Here is a round-up of the latest court-martial news of note:

Five Navy sailors will face summary and special courts-martial for alleged detainee abuse in Iraq, as reported here by Navy Times. Another sailor faces an Art. 32 hearing. The alleged abuse came after a “day of unrest at [Camp Bucca, Iraq],” said a Navy spokeswoman, CDR Jane Campbell. Navy Times described the alleged abuse, “Two detainees suffered abrasions as a result of . . . alleged assaults, and eight others were locked overnight in a detainee housing unit that was doused with pepper spray while its ventilation system was secured.” Seven others, including a Navy LT were taken to mast. Navy Times mentioned what I thought was an interesting aspect of the cases, “The use of pepper spray in warfare is banned by international treaties on chemical weapons, but many governments say members of their armed forces are permitted to use it in war zones for law-enforcement duties.”

For those already hesitant to make posts on this website, see this Stars and Stripes report on an Army investigation into blog posts about a court-martial.

Tuesday begins the trial of Sgt. Jose Nazario in US District Court. Nazario is one of three Marines accused of various crimes in the “deaths of four Iraqi prisoners during the battle in Fallujah on Nov. 9, 2004.” Follow the story at the San Francisco Chronicle. Here is today’s story from SFGate. See our prior posts on the story here and here.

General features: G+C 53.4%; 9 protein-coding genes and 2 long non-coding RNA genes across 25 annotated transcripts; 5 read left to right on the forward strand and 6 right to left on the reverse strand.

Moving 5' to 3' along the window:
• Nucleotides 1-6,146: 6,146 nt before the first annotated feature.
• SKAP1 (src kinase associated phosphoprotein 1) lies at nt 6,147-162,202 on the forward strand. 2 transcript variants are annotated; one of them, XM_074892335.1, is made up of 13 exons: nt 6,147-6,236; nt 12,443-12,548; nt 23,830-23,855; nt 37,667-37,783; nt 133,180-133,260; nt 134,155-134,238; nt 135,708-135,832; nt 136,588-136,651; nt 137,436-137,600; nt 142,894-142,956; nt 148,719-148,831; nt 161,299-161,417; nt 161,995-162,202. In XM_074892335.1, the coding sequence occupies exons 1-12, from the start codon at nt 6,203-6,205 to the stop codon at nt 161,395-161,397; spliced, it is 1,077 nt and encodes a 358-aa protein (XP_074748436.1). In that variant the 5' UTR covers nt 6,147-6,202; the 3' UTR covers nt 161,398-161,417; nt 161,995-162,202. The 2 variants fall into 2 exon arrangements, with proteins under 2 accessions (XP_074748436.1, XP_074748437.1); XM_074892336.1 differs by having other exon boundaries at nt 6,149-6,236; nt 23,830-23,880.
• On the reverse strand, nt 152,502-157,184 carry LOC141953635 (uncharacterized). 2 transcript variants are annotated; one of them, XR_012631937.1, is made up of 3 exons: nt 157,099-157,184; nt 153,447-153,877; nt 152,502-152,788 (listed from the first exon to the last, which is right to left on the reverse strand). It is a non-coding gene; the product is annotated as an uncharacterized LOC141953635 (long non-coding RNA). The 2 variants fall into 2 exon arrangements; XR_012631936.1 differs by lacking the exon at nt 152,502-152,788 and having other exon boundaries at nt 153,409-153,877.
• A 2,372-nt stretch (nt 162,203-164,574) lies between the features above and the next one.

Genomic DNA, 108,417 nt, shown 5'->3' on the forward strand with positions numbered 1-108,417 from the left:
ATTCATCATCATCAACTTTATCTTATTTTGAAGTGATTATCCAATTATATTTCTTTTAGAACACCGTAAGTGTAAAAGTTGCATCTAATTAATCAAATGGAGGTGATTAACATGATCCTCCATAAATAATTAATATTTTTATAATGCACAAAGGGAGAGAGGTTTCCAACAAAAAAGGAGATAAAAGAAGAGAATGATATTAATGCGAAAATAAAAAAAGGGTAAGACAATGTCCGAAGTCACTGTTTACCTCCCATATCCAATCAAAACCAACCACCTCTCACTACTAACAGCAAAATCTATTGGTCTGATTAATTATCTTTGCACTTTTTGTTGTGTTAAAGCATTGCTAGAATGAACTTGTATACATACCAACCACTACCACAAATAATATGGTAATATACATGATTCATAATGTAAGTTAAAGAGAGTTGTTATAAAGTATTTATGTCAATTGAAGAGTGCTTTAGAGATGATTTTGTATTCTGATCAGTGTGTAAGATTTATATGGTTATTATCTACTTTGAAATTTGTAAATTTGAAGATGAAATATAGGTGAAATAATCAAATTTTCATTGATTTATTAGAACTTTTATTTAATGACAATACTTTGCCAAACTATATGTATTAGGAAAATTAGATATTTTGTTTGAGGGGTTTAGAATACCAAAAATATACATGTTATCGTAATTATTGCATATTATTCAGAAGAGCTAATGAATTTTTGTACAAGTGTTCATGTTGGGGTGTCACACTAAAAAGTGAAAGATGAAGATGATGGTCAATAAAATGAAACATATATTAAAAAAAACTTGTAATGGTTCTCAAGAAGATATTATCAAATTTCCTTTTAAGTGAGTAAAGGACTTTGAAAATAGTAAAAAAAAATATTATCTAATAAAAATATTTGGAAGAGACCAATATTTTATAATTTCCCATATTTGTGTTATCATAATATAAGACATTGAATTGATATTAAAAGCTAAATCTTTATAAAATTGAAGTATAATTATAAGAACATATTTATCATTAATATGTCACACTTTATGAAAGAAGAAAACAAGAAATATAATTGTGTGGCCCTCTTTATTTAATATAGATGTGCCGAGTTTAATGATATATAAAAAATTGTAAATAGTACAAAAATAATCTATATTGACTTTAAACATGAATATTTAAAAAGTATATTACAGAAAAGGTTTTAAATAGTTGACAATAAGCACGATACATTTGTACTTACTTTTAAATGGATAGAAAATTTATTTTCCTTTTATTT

3 Responses to “Courts-Martial News”

  1. Anonymous says:

    Can someone please explain to me how is a civillian jury with a Civillian judge with most likely no clue on what it takes to be a marine or being combat suppose to be able to judge a marine for actions he took while in a combaT zone.

    I did’nt think the government had cart blanche on jursidiction. Nazorio is out of the military so lets use the civillian systems ?

    where is the armed forces judiciary committe on this one?

    Really this is shameful indeed this should never be allowed to happened. I thought our constitution requires that one be tried by his peers?

    Am I missing something here? somebody help me with the legalese here?

  2. Anonymous says:

    I don’t recall the Sixth Amendment saying “jury of your peers.” However, under Denedo v. US the military never really lost jurisdiction on him.

  3. Publius says:

    If the military had attempted to court-martial Nazario, he would have claimed that he wasn’t subject to court-martial jurisdiction because he was no longer a member of the military. In United States ex rel. Toth v. Quarles, 350 U.S. 11 (1955), the Supreme Court held that Congress has no power to subject a discharged serviceman to trial by court-martial for offenses committed by him while in service and so to deprive him of the constitutional safeguards protecting persons accused of crime in a federal court.